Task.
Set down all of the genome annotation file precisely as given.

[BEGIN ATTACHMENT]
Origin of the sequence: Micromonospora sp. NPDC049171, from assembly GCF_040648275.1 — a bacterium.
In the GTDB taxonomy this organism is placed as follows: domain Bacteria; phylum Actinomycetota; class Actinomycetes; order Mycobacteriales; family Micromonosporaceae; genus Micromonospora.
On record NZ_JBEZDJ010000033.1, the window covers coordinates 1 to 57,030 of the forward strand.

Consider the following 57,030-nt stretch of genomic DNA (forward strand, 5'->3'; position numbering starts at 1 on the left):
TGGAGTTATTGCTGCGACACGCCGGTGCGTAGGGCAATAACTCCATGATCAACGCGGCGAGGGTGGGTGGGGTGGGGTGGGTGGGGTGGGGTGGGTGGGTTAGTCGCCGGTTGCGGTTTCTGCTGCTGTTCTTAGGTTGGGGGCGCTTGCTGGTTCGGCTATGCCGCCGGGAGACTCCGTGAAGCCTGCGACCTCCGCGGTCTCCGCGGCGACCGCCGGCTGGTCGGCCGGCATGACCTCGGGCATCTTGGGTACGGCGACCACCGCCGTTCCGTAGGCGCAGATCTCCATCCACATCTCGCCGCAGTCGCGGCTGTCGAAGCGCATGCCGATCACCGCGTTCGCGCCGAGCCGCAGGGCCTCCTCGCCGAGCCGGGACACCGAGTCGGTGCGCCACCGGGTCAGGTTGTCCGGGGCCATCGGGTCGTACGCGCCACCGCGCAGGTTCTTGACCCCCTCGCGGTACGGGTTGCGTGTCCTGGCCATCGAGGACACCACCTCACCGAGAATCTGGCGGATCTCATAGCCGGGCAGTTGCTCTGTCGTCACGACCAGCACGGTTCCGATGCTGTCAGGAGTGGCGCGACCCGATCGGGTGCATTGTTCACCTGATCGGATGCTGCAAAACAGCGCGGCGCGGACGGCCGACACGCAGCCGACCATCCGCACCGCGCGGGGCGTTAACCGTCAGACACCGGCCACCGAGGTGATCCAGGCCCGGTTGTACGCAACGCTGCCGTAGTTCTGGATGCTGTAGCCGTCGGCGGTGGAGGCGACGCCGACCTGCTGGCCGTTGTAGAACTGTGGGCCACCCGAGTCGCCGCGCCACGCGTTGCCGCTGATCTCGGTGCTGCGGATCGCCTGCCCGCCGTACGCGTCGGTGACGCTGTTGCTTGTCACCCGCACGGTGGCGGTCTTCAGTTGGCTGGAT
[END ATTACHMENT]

Origin of the sequence: Micromonospora sp. NPDC049171, from assembly GCF_040648275.1 — a bacterium.
In the GTDB taxonomy this organism is placed as follows: domain Bacteria; phylum Actinomycetota; class Actinomycetes; order Mycobacteriales; family Micromonosporaceae; genus Micromonospora.
On record NZ_JBEZDJ010000033.1, the window covers coordinates 1 to 57,030 of the forward strand.

Consider the following 57,030-nt stretch of genomic DNA (forward strand, 5'->3'; position numbering starts at 1 on the left):
TGGAGTTATTGCTGCGACACGCCGGTGCGTAGGGCAATAACTCCATGATCAACGCGGCGAGGGTGGGTGGGGTGGGGTGGGTGGGGTGGGGTGGGTGGGTTAGTCGCCGGTTGCGGTTTCTGCTGCTGTTCTTAGGTTGGGGGCGCTTGCTGGTTCGGCTATGCCGCCGGGAGACTCCGTGAAGCCTGCGACCTCCGCGGTCTCCGCGGCGACCGCCGGCTGGTCGGCCGGCATGACCTCGGGCATCTTGGGTACGGCGACCACCGCCGTTCCGTAGGCGCAGATCTCCATCCACATCTCGCCGCAGTCGCGGCTGTCGAAGCGCATGCCGATCACCGCGTTCGCGCCGAGCCGCAGGGCCTCCTCGCCGAGCCGGGACACCGAGTCGGTGCGCCACCGGGTCAGGTTGTCCGGGGCCATCGGGTCGTACGCGCCACCGCGCAGGTTCTTGACCCCCTCGCGGTACGGGTTGCGTGTCCTGGCCATCGAGGACACCACCTCACCGAGAATCTGGCGGATCTCATAGCCGGGCAGTTGCTCTGTCGTCACGACCAGCACGGTTCCGATGCTGTCAGGAGTGGCGCGACCCGATCGGGTGCATTGTTCACCTGATCGGATGCTGCAAAACAGCGCGGCGCGGACGGCCGACACGCAGCCGACCATCCGCACCGCGCGGGGCGTTAACCGTCAGACACCGGCCACCGAGGTGATCCAGGCCCGGTTGTACGCAACGCTGCCGTAGTTCTGGATGCTGTAGCCGTCGGCGGTGGAGGCGACGCCGACCTGCTGGCCGTTGTAGAACTGTGGGCCACCCGAGTCGCCGCGCCACGCGTTGCCGCTGATCTCGGTGCTGCGGATCGCCTGCCCGCCGTACGCGTCGGTGACGCTGTTGCTTGTCACCCGCACGGTGGCGGTCTTCAGTTGGCTGGAT